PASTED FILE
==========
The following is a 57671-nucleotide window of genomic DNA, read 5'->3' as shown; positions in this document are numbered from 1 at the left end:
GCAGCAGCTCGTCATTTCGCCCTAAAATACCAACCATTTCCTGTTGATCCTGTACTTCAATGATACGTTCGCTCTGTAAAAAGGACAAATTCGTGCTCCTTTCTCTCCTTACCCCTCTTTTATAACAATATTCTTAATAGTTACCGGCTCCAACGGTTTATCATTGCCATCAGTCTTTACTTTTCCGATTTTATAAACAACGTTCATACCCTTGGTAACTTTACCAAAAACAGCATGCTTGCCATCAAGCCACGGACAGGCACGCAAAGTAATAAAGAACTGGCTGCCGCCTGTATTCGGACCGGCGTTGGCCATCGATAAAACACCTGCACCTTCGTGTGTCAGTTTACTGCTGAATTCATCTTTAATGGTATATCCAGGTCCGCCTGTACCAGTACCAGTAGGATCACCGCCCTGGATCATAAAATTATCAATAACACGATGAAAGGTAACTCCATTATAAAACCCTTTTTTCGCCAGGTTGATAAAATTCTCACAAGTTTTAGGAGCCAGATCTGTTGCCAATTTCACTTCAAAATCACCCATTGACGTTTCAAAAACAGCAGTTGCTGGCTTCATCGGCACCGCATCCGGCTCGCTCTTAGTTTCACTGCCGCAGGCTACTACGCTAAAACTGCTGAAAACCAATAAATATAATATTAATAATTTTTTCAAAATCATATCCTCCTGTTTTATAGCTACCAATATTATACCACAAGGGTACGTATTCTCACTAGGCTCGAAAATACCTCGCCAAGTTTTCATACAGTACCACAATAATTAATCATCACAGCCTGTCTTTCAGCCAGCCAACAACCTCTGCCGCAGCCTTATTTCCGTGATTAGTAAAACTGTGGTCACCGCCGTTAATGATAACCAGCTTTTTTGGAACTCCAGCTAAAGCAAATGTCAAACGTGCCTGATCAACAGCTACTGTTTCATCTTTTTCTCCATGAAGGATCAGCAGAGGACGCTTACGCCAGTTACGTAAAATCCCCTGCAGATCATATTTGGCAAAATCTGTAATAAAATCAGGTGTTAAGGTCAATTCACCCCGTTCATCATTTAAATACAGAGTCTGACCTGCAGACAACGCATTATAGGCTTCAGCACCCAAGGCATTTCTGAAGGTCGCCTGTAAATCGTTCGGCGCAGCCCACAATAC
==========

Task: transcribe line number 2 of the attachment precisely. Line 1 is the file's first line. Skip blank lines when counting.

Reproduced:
GCAGCAGCTCGTCATTTCGCCCTAAAATACCAACCATTTCCTGTTGATCCTGTACTTCAATGATACGTTCGCTCTGTAAAAAGGACAAATTCGTGCTCCTTTCTCTCCTTACCCCTCTTTTATAACAATATTCTTAATAGTTACCGGCTCCAACGGTTTATCATTGCCATCAGTCTTTACTTTTCCGATTTTATAAACAACGTTCATACCCTTGGTAACTTTACCAAAAACAGCATGCTTGCCATCAAGCCACGGACAGGCACGCAAAGTAATAAAGAACTGGCTGCCGCCTGTATTCGGACCGGCGTTGGCCATCGATAAAACACCTGCACCTTCGTGTGTCAGTTTACTGCTGAATTCATCTTTAATGGTATATCCAGGTCCGCCTGTACCAGTACCAGTAGGATCACCGCCCTGGATCATAAAATTATCAATAACACGATGAAAGGTAACTCCATTATAAAACCCTTTTTTCGCCAGGTTGATAAAATTCTCACAAGTTTTAGGAGCCAGATCTGTTGCCAATTTCACTTCAAAATCACCCATTGACGTTTCAAAAACAGCAGTTGCTGGCTTCATCGGCACCGCATCCGGCTCGCTCTTAGTTTCACTGCCGCAGGCTACTACGCTAAAACTGCTGAAAACCAATAAATATAATATTAATAATTTTTTCAAAATCATATCCTCCTGTTTTATAGCTACCAATATTATACCACAAGGGTACGTATTCTCACTAGGCTCGAAAATACCTCGCCAAGTTTTCATACAGTACCACAATAATTAATCATCACAGCCTGTCTTTCAGCCAGCCAACAACCTCTGCCGCAGCCTTATTTCCGTGATTAGTAAAACTGTGGTCACCGCCGTTAATGATAACCAGCTTTTTTGGAACTCCAGCTAAAGCAAATGTCAAACGTGCCTGATCAACAGCTACTGTTTCATCTTTTTCTCCATGAAGGATCAGCAGAGGACGCTTACGCCAGTTACGTAAAATCCCCTGCAGATCATATTTGGCAAAATCTGTAATAAAATCAGGTGTTAAGGTCAATTCACCCCGTTCATCATTTAAATACAGAGTCTGACCTGCAGACAACGCATTATAGGCTTCAGCACCCAAGGCATTTCTGAAGGTCGCCTGTAAATCGTTCGGCGCAGCCCACAATAC